Discuss psychological testing in personnel selection. Please cite relevant APA ethical codes. Thank you for your help.© BrainMass Inc. brainmass.com December 20, 2018, 11:20 am ad1c9bdddf
Lots of good info. This is not a complete answer, but I found some of the best, recent work on the subject.
Discuss psychological testing in personnel selection.
Please cite relevant APA ethical codes.
Recently, the general attitude towards personality assessment has improved. Most of the evidence strongly suggests that these work, and work well. Human resources have come a long way in building detailed personality traits and dispositions relative to different positions in an organization. Prior to that, there were questions of rigor and even the basic definition of personality and the applicability of isolating traits from the person as a whole. For the most part, much of this, relative to the bureaucratic chain of command in an office, has been solved.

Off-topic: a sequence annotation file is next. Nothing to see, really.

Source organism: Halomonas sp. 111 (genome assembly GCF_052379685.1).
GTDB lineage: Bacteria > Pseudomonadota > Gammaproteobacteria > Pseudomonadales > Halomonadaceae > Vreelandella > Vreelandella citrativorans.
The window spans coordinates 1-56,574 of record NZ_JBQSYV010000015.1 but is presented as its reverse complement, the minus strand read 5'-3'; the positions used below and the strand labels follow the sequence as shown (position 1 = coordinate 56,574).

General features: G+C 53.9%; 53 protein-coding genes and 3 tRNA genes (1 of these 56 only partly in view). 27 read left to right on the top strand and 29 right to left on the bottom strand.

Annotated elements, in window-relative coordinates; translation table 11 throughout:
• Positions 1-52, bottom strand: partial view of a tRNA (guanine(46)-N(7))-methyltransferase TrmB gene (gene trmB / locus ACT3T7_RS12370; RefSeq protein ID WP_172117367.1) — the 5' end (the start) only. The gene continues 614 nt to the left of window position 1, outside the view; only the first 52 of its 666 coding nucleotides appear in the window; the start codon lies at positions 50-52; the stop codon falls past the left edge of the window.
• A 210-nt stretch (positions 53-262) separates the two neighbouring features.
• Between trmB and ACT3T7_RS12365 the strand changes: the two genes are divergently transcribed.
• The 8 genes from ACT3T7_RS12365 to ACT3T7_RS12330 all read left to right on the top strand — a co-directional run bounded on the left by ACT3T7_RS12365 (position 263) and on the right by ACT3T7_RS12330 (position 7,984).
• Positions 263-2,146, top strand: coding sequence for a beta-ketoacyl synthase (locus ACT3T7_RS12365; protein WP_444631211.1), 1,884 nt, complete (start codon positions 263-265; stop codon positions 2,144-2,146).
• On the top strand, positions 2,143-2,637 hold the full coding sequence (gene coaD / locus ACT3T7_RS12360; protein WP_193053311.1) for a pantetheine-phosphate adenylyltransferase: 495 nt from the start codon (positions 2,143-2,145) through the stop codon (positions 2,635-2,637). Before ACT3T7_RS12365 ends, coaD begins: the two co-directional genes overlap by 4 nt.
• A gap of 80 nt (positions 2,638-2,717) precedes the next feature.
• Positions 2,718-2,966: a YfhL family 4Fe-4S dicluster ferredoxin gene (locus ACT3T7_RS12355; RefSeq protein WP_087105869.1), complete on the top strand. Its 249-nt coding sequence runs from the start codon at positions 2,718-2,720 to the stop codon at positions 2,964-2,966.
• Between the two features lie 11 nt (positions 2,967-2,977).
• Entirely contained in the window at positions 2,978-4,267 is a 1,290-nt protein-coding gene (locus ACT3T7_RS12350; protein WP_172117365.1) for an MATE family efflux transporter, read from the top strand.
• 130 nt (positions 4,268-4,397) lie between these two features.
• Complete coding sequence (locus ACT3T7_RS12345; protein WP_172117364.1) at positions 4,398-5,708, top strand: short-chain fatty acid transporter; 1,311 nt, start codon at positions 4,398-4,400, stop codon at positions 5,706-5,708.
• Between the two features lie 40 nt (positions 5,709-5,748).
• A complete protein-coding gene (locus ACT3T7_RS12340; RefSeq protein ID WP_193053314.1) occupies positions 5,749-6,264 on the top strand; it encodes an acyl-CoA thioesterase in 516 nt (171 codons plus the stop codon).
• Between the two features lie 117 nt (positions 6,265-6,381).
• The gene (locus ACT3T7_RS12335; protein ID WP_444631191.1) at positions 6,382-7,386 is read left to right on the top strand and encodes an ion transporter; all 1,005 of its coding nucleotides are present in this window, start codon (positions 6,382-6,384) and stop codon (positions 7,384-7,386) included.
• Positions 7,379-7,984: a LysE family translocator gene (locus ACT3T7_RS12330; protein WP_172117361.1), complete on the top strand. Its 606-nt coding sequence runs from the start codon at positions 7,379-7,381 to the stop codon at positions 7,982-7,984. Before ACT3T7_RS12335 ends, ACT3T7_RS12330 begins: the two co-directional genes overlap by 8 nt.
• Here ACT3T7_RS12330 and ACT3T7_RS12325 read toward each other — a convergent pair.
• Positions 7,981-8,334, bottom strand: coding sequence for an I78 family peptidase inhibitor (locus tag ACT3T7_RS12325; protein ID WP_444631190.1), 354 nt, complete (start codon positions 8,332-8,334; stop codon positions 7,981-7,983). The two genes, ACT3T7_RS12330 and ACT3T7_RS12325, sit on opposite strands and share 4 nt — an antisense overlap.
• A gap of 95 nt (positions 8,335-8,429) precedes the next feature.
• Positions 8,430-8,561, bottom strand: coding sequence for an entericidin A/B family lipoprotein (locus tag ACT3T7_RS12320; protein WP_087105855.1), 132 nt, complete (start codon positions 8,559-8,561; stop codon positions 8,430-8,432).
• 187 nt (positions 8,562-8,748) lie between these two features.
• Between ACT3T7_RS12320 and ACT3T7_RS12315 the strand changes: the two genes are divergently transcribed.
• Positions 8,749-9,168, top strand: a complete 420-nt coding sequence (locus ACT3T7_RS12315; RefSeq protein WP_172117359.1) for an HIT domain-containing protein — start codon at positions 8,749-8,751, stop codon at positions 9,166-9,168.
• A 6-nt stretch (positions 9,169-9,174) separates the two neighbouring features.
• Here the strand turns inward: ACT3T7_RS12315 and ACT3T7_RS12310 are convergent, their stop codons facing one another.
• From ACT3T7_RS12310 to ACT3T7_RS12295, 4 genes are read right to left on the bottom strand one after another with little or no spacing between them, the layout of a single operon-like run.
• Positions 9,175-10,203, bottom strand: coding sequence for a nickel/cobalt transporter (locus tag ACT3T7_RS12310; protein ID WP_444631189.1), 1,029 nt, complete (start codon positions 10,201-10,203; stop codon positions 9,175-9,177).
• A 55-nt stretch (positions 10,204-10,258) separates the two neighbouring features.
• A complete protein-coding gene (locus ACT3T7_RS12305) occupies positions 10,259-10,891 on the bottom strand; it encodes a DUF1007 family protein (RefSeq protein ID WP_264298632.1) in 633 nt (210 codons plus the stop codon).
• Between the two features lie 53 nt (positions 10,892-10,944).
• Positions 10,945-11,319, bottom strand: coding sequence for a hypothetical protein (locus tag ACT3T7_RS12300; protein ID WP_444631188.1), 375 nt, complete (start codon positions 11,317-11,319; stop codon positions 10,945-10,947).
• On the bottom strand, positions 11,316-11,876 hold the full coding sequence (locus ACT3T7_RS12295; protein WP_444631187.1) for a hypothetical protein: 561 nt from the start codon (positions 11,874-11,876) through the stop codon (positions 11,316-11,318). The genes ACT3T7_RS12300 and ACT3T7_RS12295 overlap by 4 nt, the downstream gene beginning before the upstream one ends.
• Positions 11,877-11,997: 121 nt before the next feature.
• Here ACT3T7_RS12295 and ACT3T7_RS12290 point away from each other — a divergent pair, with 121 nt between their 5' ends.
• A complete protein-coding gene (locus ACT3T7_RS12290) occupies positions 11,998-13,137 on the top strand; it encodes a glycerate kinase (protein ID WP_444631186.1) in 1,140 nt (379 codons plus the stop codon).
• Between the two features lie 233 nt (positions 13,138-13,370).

When these tests became faddish in the 1970s, massive swings in significance and validity were based on small sample size and the problematic nature of the tests themselves. There was a point at this time where certain HR people argued that for each situation, a custom test needed to be written given the differences and context, organizational culture, etc. In addition, cognitive measures have also become very accurate in that their predicative ability, coupled with personality type, is very impressive. Unfortunately, this has done no one any good:
Despite the apparent predictive validity and high utility offered by cognitive ability testing, few companies use them as selection tools. One reason for this is that cognitive ability testing has been demonstrated to produce group differences or adverse impact.
Black and Hispanic test takers almost always scored much lower than white and Asians in the same office, with the same general ...
The psychological testing and employment are discussed.